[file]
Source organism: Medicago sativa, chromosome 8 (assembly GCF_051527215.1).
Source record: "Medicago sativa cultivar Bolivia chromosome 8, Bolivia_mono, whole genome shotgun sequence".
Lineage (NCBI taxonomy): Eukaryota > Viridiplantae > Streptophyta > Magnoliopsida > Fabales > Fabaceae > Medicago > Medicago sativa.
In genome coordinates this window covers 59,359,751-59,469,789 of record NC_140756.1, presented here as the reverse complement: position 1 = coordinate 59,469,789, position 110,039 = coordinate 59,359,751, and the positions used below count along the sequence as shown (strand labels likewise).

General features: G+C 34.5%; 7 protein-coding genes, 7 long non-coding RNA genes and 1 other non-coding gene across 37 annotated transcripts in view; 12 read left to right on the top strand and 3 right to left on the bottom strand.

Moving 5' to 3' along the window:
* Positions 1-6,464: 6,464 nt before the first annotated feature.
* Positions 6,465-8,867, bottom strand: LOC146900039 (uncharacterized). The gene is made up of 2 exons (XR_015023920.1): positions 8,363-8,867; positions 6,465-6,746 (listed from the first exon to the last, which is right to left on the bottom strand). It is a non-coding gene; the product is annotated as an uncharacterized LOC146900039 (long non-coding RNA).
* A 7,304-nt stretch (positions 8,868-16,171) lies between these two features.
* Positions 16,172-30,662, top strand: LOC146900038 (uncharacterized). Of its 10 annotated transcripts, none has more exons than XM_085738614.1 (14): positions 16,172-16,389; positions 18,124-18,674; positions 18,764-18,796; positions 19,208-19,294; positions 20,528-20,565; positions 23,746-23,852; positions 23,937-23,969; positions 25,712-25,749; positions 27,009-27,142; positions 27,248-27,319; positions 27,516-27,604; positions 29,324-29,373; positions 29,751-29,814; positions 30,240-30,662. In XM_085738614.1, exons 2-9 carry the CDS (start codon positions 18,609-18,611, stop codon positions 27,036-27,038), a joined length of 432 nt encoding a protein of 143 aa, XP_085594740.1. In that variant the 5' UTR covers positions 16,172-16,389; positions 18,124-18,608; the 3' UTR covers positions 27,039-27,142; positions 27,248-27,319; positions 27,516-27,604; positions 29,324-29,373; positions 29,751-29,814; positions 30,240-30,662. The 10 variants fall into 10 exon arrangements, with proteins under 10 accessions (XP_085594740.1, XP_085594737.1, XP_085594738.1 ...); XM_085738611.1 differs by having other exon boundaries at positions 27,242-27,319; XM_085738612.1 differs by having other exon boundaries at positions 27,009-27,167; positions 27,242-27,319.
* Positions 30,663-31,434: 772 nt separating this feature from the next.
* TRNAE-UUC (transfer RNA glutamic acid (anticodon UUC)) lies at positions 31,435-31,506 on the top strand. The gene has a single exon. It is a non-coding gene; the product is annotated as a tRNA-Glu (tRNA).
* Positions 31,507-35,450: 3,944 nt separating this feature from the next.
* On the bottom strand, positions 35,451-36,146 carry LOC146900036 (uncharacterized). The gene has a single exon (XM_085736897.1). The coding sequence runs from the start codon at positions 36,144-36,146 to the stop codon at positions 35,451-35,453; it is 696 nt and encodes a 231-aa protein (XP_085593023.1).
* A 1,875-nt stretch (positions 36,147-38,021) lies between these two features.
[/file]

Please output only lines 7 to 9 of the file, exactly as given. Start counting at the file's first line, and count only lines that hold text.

* Positions 1-6,464: 6,464 nt before the first annotated feature.
* Positions 6,465-8,867, bottom strand: LOC146900039 (uncharacterized). The gene is made up of 2 exons (XR_015023920.1): positions 8,363-8,867; positions 6,465-6,746 (listed from the first exon to the last, which is right to left on the bottom strand). It is a non-coding gene; the product is annotated as an uncharacterized LOC146900039 (long non-coding RNA).
* A 7,304-nt stretch (positions 8,868-16,171) lies between these two features.